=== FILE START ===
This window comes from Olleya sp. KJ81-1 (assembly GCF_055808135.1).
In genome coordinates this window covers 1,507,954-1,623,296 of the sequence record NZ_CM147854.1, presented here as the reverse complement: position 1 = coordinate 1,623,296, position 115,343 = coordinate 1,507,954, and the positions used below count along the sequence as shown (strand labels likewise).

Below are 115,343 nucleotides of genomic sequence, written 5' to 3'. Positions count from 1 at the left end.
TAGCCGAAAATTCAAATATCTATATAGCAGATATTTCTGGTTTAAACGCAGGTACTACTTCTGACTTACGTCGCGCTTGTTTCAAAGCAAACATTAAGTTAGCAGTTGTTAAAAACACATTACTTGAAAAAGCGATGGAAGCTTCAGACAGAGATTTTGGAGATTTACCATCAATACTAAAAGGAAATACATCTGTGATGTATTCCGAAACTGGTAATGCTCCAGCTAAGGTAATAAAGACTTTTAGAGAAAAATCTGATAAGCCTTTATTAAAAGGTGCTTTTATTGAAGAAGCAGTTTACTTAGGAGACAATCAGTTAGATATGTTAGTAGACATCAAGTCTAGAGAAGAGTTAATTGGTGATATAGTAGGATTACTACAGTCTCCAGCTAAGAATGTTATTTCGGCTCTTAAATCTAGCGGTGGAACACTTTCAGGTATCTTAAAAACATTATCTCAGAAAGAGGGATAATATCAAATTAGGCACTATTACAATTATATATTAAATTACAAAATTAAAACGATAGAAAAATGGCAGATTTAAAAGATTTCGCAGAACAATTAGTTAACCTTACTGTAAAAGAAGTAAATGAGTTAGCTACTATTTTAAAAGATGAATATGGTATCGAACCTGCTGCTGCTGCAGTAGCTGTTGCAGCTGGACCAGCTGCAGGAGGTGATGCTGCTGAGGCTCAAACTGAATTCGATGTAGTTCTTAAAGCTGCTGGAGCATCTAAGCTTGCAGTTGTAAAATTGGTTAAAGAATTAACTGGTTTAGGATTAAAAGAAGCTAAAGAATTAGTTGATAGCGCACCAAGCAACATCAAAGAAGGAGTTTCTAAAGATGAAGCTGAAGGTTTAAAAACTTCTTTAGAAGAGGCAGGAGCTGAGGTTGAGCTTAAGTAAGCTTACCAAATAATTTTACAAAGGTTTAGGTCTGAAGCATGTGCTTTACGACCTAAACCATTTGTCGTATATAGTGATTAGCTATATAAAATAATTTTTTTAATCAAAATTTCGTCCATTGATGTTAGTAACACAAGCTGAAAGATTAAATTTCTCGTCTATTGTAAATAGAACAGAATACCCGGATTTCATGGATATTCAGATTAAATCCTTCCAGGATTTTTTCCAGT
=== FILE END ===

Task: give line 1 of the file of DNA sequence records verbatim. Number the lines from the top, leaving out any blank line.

This window comes from Olleya sp. KJ81-1 (assembly GCF_055808135.1).